Wednesday, April 24, 2024
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Staycations boost economy

Kiwis enjoying a holiday at home could be helping grow our local economies.

Taking a 'staycation' is one of the key engines driving the growing Thames-Coromandel economy, new data reveals.

Economics consultancy Infometrics calculates the economy expanded 2.5 per cent over the year to March, in line with national growth rates.

Tourism continues to shine as a key contributor to growth, with local tourism spending rising 9.9 per cent over the year to March to approximately $398 million – that’s more than double the 4.0 per cent growth rate recorded a year earlier.

Overall guest nights in Thames-Coromandel rose 4.6 per cent over the year and it’s the local tourists who are coming in greater numbers, with a 7.2 per cent rise in domestic guest nights, while the rate for international tourists fell 3.8 per cent.

The sustained strength in tourism partly drove growth in traffic flows in Thames-Coromandel, which rose 2 per cent over the year to March.

Thames-Coromandel Mayor Sandra Goudie says its pleasing to see such strong results for our tourism sector.

"This reflects what a fantastic job our local operators do in keeping visitors happy and wanting to come to the Coromandel in bigger numbers," she says.

"Our Council is committed to supporting tourism, while keeping it sustainable.

"That's why destination management is one of the priorities we have in our Council's Productivity Plan, focused on high-value opportunities to support positive economic well-being," Mayor Sandra says.

"Last year we received more than $2 million in funding from the Government's Tourism Infrastructure Fund, which is going towards tourism-infrastructure projects that will help us cope with more visitors, and and we are applying for more in the next funding round," Mayor Sandra says.

Destination Coromandel general manager Hadley Dryden says the economic data confirms just how strongly the local tourism market has been performing over recent months.

In particular, April was a stand-out month, when the Coromandel (for tourism marketing purposes, that extends to Paeroa and Waihi) topped the national charts for tourism spending growth with a 26 per cent month-on-month leap to $45 million.

According to the monthly Regional Tourism Estimates visitor spend rankings, the Coromandel also recorded the second highest national growth rate (up 10 per cent at $489 million) for the year, behind Gisborne/Tairawhiti (up 12 per cent to $198 million).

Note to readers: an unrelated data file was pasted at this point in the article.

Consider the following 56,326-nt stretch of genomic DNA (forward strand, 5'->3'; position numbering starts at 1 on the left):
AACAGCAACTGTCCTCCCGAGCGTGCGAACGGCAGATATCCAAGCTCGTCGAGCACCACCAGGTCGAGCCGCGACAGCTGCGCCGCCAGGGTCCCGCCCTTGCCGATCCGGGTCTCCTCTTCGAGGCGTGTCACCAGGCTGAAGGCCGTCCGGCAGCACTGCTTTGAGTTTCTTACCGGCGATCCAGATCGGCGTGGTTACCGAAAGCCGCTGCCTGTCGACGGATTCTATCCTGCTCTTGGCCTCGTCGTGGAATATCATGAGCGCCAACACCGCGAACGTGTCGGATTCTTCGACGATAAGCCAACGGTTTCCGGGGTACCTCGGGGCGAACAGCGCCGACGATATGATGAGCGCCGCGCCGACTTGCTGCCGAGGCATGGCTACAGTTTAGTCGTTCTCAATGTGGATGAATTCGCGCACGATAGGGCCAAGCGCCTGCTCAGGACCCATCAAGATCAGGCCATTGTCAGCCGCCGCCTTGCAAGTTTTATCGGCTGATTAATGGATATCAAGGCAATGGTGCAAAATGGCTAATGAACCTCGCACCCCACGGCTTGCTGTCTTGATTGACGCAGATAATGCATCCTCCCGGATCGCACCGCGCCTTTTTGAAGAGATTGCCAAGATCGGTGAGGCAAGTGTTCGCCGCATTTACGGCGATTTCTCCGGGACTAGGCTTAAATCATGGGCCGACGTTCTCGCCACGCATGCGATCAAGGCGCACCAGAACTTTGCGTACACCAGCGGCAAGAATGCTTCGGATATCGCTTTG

Hadley says the April results are excellent for a month that falls outside the traditional summer peak.

"Destination Coromandel has been focusing on shoulder season growth for consecutive years now, with promising results," he says. "The Coromandel visitor season is now seven months long – from October through to April."

Destination Coromandel is getting ready to release a winter wellness campaign to encourage visitors  in July and August, to help improve the local economy at this traditionally quiet time of year.

The latest Infometrics quarterly data reveals GDP in Thames-Coromandel grew 2.5 per cent in the year to March 2019 – a rate that’s the same as that for New Zealand overall, but slightly lower than that for the Waikato (2.8 per cent).

Consumer spending growth accelerated, up 7.5 per cent from a year earlier, as Thames-Coromandel households show a willingness to open their wallets and spend. Part of this growth in spending was due to the 2.4 per cent increase in enrolments with GPs, a broad proxy for population growth.

Infometrics senior economist Brad Olsen says the consumer spending growth rate is higher than the national average (4.1 per cent) and for Waikato (5.1 per cent).

"The spending rate has helped support the large (70 per cent) annual rise in non-residential construction consents, which is also helping the economy expand," says Brad.

An extra $9 million in consents over the period took the total value of non-residential consents to nearly $22 million. Of this, $7.1 million is for additional shop, restaurant, and bar construction – investment which demonstrates optimism for ongoing growth in consumer spending.

"You only build that if you have people wanting to go out and eat, drink and be merry. So this business investment demonstrates optimism for ongoing growth in consumer spending," says Brad.

Continued economic growth means the local labour market remains tight, with the unemployment rate at 3.0 per cent – still well below the national average.

While the number of Jobseeker support recipients rose 4.4 per cent in Thames-Coromandel over year, Brad points out this growth was slower than the national average of 7.6 per cent.

"It’s not necessarily that the labour market is softening, it’s just there has been a change in government policy and an easing of conditions under which a person can receive a benefit," he says.

"It’s still a pretty good labour market in Thames-Coromandel. Probably, if anything is of concern, it is how businesses will meet their needs as this economic growth continues, given the labour market is so tight.

"It could be a case of being a victim of their own success."

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